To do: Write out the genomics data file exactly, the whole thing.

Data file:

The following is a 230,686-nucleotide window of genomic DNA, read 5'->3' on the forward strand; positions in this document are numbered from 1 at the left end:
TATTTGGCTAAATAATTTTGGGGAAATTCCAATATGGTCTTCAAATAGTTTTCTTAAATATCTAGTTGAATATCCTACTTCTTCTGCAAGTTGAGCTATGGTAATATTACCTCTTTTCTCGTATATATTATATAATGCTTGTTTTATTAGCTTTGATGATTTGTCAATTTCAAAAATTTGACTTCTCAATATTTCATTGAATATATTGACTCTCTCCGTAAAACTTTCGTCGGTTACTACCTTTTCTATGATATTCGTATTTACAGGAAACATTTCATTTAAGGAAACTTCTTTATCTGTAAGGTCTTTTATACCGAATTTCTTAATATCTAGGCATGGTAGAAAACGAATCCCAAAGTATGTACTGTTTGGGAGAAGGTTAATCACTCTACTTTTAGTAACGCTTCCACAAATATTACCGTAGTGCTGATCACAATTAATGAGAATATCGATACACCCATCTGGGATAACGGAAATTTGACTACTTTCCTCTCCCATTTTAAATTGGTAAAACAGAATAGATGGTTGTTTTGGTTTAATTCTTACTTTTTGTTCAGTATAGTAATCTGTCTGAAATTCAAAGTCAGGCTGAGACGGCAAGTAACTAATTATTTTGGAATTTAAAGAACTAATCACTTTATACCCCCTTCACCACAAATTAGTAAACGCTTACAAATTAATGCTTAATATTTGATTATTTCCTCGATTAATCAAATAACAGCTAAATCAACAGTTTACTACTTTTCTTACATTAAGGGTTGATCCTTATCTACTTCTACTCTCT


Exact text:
The following is a 230,686-nucleotide window of genomic DNA, read 5'->3' on the forward strand; positions in this document are numbered from 1 at the left end:
TATTTGGCTAAATAATTTTGGGGAAATTCCAATATGGTCTTCAAATAGTTTTCTTAAATATCTAGTTGAATATCCTACTTCTTCTGCAAGTTGAGCTATGGTAATATTACCTCTTTTCTCGTATATATTATATAATGCTTGTTTTATTAGCTTTGATGATTTGTCAATTTCAAAAATTTGACTTCTCAATATTTCATTGAATATATTGACTCTCTCCGTAAAACTTTCGTCGGTTACTACCTTTTCTATGATATTCGTATTTACAGGAAACATTTCATTTAAGGAAACTTCTTTATCTGTAAGGTCTTTTATACCGAATTTCTTAATATCTAGGCATGGTAGAAAACGAATCCCAAAGTATGTACTGTTTGGGAGAAGGTTAATCACTCTACTTTTAGTAACGCTTCCACAAATATTACCGTAGTGCTGATCACAATTAATGAGAATATCGATACACCCATCTGGGATAACGGAAATTTGACTACTTTCCTCTCCCATTTTAAATTGGTAAAACAGAATAGATGGTTGTTTTGGTTTAATTCTTACTTTTTGTTCAGTATAGTAATCTGTCTGAAATTCAAAGTCAGGCTGAGACGGCAAGTAACTAATTATTTTGGAATTTAAAGAACTAATCACTTTATACCCCCTTCACCACAAATTAGTAAACGCTTACAAATTAATGCTTAATATTTGATTATTTCCTCGATTAATCAAATAACAGCTAAATCAACAGTTTACTACTTTTCTTACATTAAGGGTTGATCCTTATCTACTTCTACTCTCT